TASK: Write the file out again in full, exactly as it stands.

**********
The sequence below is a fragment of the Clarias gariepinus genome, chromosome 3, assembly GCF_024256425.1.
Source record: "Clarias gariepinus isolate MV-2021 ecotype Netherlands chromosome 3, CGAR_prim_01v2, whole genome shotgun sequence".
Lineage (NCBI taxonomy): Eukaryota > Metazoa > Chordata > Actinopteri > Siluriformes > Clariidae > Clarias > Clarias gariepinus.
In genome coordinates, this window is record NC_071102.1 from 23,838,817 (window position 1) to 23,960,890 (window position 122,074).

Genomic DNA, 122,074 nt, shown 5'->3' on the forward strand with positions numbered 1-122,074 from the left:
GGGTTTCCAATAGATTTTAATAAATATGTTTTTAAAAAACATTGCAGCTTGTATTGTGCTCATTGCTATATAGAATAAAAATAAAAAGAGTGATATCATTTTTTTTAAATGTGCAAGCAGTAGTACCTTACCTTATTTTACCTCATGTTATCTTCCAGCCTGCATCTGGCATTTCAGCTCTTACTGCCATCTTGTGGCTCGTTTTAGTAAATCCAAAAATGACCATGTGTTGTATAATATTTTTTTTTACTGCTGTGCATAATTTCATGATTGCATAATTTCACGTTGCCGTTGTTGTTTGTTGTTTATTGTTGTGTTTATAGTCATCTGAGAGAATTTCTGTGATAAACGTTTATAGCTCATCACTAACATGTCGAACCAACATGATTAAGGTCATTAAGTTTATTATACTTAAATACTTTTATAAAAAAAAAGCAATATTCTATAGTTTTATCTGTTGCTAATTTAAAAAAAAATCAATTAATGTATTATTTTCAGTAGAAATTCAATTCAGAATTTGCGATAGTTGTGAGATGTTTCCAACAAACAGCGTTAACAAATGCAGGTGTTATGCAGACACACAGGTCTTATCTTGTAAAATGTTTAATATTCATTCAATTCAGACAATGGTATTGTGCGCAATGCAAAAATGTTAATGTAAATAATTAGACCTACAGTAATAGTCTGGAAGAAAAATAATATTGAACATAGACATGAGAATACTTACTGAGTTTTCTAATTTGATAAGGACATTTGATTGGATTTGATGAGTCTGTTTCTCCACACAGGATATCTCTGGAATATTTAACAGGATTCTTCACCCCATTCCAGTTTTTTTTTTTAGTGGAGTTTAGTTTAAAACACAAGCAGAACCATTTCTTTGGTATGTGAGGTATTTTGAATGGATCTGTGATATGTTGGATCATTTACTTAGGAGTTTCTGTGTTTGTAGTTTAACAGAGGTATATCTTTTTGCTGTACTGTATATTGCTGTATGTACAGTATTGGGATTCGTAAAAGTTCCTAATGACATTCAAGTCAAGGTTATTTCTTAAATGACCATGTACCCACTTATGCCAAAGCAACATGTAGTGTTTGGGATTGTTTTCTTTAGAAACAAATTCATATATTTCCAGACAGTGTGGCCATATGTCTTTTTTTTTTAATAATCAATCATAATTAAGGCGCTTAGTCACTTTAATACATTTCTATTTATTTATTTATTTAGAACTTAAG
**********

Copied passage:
The sequence below is a fragment of the Clarias gariepinus genome, chromosome 3, assembly GCF_024256425.1.
Source record: "Clarias gariepinus isolate MV-2021 ecotype Netherlands chromosome 3, CGAR_prim_01v2, whole genome shotgun sequence".
Lineage (NCBI taxonomy): Eukaryota > Metazoa > Chordata > Actinopteri > Siluriformes > Clariidae > Clarias > Clarias gariepinus.
In genome coordinates, this window is record NC_071102.1 from 23,838,817 (window position 1) to 23,960,890 (window position 122,074).

Genomic DNA, 122,074 nt, shown 5'->3' on the forward strand with positions numbered 1-122,074 from the left:
GGGTTTCCAATAGATTTTAATAAATATGTTTTTAAAAAACATTGCAGCTTGTATTGTGCTCATTGCTATATAGAATAAAAATAAAAAGAGTGATATCATTTTTTTTAAATGTGCAAGCAGTAGTACCTTACCTTATTTTACCTCATGTTATCTTCCAGCCTGCATCTGGCATTTCAGCTCTTACTGCCATCTTGTGGCTCGTTTTAGTAAATCCAAAAATGACCATGTGTTGTATAATATTTTTTTTTACTGCTGTGCATAATTTCATGATTGCATAATTTCACGTTGCCGTTGTTGTTTGTTGTTTATTGTTGTGTTTATAGTCATCTGAGAGAATTTCTGTGATAAACGTTTATAGCTCATCACTAACATGTCGAACCAACATGATTAAGGTCATTAAGTTTATTATACTTAAATACTTTTATAAAAAAAAAGCAATATTCTATAGTTTTATCTGTTGCTAATTTAAAAAAAAATCAATTAATGTATTATTTTCAGTAGAAATTCAATTCAGAATTTGCGATAGTTGTGAGATGTTTCCAACAAACAGCGTTAACAAATGCAGGTGTTATGCAGACACACAGGTCTTATCTTGTAAAATGTTTAATATTCATTCAATTCAGACAATGGTATTGTGCGCAATGCAAAAATGTTAATGTAAATAATTAGACCTACAGTAATAGTCTGGAAGAAAAATAATATTGAACATAGACATGAGAATACTTACTGAGTTTTCTAATTTGATAAGGACATTTGATTGGATTTGATGAGTCTGTTTCTCCACACAGGATATCTCTGGAATATTTAACAGGATTCTTCACCCCATTCCAGTTTTTTTTTTTAGTGGAGTTTAGTTTAAAACACAAGCAGAACCATTTCTTTGGTATGTGAGGTATTTTGAATGGATCTGTGATATGTTGGATCATTTACTTAGGAGTTTCTGTGTTTGTAGTTTAACAGAGGTATATCTTTTTGCTGTACTGTATATTGCTGTATGTACAGTATTGGGATTCGTAAAAGTTCCTAATGACATTCAAGTCAAGGTTATTTCTTAAATGACCATGTACCCACTTATGCCAAAGCAACATGTAGTGTTTGGGATTGTTTTCTTTAGAAACAAATTCATATATTTCCAGACAGTGTGGCCATATGTCTTTTTTTTTTAATAATCAATCATAATTAAGGCGCTTAGTCACTTTAATACATTTCTATTTATTTATTTATTTAGAACTTAAG